Residents Fume Over Water Rates

by Doug McClure

HARDWICK – The November 4 select board meeting had a long agenda, but was well ahead of schedule until “Item No. 2 – Linda Mae Clow has requested to discuss the new water and sewer rates” came up.

The agenda item led to a nearly half-hour-long discussion over residents’ anger over the increase in the water and sewer rates, and the change to the rate structure. It did not calm things when the board pointed out that it decides new rates every year in the summer, and almost no one attended the select board meetings where the rates were decided.

Citing what she called an almost 25 percent increase, one resident said she was paying “almost as much as for [property] taxes.”

The increase, as pointed out by chair Eric Remick, vice chair Ceilidh Galloway Kane, public works foreman Tom Fadden, and Town Manager David Upson is almost entirely due to the necessary work on the wastewater treatment plant’s bond, which voters approved at town meeting. 

Fadden said “the sewer plant needs big upgrades to keep it online and keep it going. If you can’t keep it online and keep it going, you’re going to be spending sixty million dollars.”

He also pointed out that some of those upgrades were due to state mandates the town had no control over. Remick said “it costs money to run a sewer plant, so we have to charge money for it.”

Residents were not pleased that the select board had lowered the 10,000-gallon quarterly water usage threshold to 8,000. Galloway-Kane said that when the board decided the rates in the summer, it looked at usage and a significant percentage were using 8,000 gallons or less, but paying the same as those using 10,000 gallons. Business manager Casey Rowell said that about 45 percent of customers were using less than 8,000 gallons, and Remick said those people were “essentially subsidizing everybody else.” Galloway-Kane said the goal was to make the rate structure more equitable.

One resident asked if the board had done its research on average water usage per person before making the decision, saying “this [data] is all national [figures], this isn’t something I’m making up… this is research that should have been done.” It was suggested that the board should have called a special town meeting before making a structural change to the rates.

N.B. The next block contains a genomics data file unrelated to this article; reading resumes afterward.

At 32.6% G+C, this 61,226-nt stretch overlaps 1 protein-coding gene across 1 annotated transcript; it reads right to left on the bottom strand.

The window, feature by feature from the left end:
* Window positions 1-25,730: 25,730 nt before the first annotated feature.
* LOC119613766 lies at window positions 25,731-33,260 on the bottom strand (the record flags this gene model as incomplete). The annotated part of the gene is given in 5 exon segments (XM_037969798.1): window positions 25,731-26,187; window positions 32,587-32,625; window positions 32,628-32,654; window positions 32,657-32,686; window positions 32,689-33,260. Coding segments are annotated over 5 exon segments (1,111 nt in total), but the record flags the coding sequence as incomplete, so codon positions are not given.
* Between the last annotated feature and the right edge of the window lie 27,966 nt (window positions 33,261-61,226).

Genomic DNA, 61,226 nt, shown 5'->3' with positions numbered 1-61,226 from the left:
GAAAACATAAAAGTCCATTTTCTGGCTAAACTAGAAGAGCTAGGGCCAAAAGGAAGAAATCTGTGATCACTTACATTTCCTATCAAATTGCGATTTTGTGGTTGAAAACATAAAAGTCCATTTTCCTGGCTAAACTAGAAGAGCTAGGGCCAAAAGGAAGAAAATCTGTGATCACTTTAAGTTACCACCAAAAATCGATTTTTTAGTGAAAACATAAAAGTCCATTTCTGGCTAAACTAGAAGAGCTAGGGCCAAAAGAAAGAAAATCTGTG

Board member Michael Deering said the “sticker shock was kind of amazing” from the rate increase, but he had property in another community and Hardwick’s rates were “significantly less… hundreds of bucks [less].” A resident cited Springfield as having a rate of “$56 a year.”

The University of North Carolina at Chapel Hill maintains a multi-state database of water and sewer rates and includes all of Vermont’s utilities, based on data from the Vermont Department of Environmental Conservation (DEC). It has a dashboard that allows people to see the rates by town based on usage, and to give context, it uses rates as a percentage of median household income. 

Based on the rates from the DEC, for single-person households, Hardwick’s rate per quarter for water and sewer is in the middle of the eleven other NEK utilities operated municipally that offer both water and sewer, and nearly double the lowest rate of $93 per quarter for Derby Center. For a three-person household, Hardwick is estimated to cost $300 per quarter. Only Barton, Lyndonville, and Bloomfield are higher. 

Remick said the board did not weigh the option of incentivizing residents to consume less water such as through an Efficiency-Vermont-style rebate for appliances that consume the most water, such as toilets.